The History and Antiquities of the Conventual and Cathedral Church of Ely: from the foundation of the Monastery, A. D. 673, to the year 1771 : illustrated with copperplates. By J. Bentham, M. A. fellow of the Society of Antiquaries, London, rector of Feltwell St. Nicholas, Norfolk, and late minor canon of Ely. Second edition. 72. 17s.

The Cathedrals of Great Britain, containing a History of Lincoln Cathedral ; with nine highly finished plates, executed by Mr Storer. Parts I. and II.

History of the Origin and Establishiment of Gothic Architecture; by J. S. Hawkins, F. A. S. 185.

BIOGRAPHY. Biographical Dictionary; by Alexander Chalmers, F. S. A. 8vo. Vol. VII. Price 12s. boards.

Lives of Marcus Valerius, Messala, Corvinus, and Titus Pomponius Atticus ; by the Rev. Edmund Berwick. Cr. 8vo. 7s.

A Biographical List of the House of Commons elected in October 1812. 18mo. 5s. sewed. The Anglo-American, or Memoirs of Captain Henry Gardiner. 58.

BOTANY. Monograph of the British Jungermanniæ ; by W. J. Hooker. No, IX. 4to. 7s. 6d.; folio, 12s.

Outlines of Botany, or an easy Introduction to that Science; by Dr Thornton. 8vo. 5s.

COMMERCE. A brief Historical View of the Causes of the Decline of the Commerce of Nations ; by J. Tyson. 25. 6d.

Report on the Negociation between the Hon. East India Company and the Public, respecting the Renewal of the Company's exclusive Privileges of Trade, for Twenty Years from March 1794; by J. Bruce, esq. M. P. 4to. 15s.

Observations on the Territorial Rights and commercial Privileges of the East India Company, with a View to the Renewal of the Company's Charter, in a letter to a Member of Parliament. 38.

A View of the Consequences of laying open the Trade to India te private Ships ; with some Remarks on the Nature of the East India Company, &c.; by Charles Maclean, M.D. 3s.

The Merchant and Traveller's Companion from London to St. Petersburgh, by Way of Sweden: and proceeding from thence to Moscow, Riga, Mittau, and Berlin. By George Green, esq. many years resident in Russia. 78.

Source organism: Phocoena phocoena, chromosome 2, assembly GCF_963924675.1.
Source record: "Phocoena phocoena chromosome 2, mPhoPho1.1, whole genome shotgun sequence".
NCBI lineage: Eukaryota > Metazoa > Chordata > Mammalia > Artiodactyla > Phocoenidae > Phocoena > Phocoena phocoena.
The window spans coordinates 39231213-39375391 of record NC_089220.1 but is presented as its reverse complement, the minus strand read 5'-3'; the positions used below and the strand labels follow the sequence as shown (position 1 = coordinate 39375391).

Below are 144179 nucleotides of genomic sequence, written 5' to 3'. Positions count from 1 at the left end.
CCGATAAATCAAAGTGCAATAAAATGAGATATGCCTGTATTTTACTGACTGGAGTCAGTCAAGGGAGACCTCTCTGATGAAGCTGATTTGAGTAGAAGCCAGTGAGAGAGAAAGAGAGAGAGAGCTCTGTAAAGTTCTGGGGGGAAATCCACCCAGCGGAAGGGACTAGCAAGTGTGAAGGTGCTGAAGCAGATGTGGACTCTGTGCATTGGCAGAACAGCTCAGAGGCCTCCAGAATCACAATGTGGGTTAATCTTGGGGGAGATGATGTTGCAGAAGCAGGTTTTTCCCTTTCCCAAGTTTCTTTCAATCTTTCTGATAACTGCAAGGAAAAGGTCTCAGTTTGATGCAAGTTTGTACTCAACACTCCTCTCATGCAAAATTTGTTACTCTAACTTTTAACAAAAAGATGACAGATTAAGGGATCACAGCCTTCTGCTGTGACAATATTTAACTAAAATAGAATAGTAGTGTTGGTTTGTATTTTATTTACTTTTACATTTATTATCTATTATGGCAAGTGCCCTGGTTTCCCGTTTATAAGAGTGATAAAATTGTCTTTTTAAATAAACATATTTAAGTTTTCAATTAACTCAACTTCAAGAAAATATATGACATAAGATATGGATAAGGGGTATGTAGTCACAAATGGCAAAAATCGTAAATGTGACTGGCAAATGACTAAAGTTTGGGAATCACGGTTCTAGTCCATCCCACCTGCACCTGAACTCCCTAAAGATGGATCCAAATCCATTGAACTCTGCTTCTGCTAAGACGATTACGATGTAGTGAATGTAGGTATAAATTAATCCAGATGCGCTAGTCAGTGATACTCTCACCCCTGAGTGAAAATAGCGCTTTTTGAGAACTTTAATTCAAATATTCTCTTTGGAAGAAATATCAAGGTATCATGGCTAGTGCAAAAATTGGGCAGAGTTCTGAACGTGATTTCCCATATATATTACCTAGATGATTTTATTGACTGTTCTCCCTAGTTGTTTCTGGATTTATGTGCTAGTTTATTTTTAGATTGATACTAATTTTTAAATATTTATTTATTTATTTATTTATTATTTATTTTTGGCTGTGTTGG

Correspondence of Messrs. Abbott, Parry, and Maitland, with the Hon. the Court of Directors of the East India Company, on the Subject of a Protest. 2s.

A short Conversation on the present Crisis of the important Trade to the East Indies. 8vo. 1s.

A Letter to the Earl of Buckinghamshire, on the Subject of an open Trade with India. 2s.

A Plan for increasing the Exports of British Manufactures to India. 4to. 48.

An Address to the Public on an important Subject, connected with the Renewal of the Charter of the East India Company; by R. Hall, M. A. ls.

DRAMA. Weft Wind ; or, Off for London: a musical Farce, in two Acts. By J. Waftell.

The Æthiop; or, the Child of the Desert: a romantic Play, 28. 6d.

Spanish Patriots a Thousand Years Ago, an historical Drama. 2s.6d.

The Renegade ; a grand historical Drama, in three Acts. By Fre. derick Reynolds. 28. 6d.

Remorse ; a Tragedy, in five Acts. By S. T. Coleridge, esq. 38.

The Students of Salamanca; a Comedy, in five Acts. By R. Ja. meson, esq. 35.

2 S.

EDUCATION. The Christ's Hospital (or Blue-Coat School) Dictionary of the Eng. lish Language ; in which such Words as are pedantical, vulgar, indelicate, and obsolete, are omitted ; and such only are preserved as are purely and fimply English, or are of Necessary Úse and Universal Application. By William Frederic Mylius. To which is prefixed, A New Guide to the English Tongue, by Edward Baldwin, esq. Fourth Edition, with confiderable Improvements. 25. 6d, boards.

A Grammar of Medicine in all its Branches, for the Use of Students and Youths deligned for the Medical Profession ; with Plates, Questions, &c. 78.

A Comparison between the Idioms, Genius, and Phraseology, of the French and English Languages. By J. Duverger.

58. The Elements of English Grammar. By the Rev. W. Allen.

I 2mo.


59. boards.

I 28.

12 mo.

12 mo.

48. 6d.

A Royal School Atlas, with Problems on Maps, in the Manner of Problems on Globes. By the Rev. J. Goldsmith.

A New Greek Delectus, on the Plan of the Latin Delectus. By the Rev. Dr Valpy. 88. 6d. Sermons for Schools, adapted to the Use of Schools for every

Sun, day in the Year, and for the Great Fasts and Festivals. By the Rev. S. Barrow.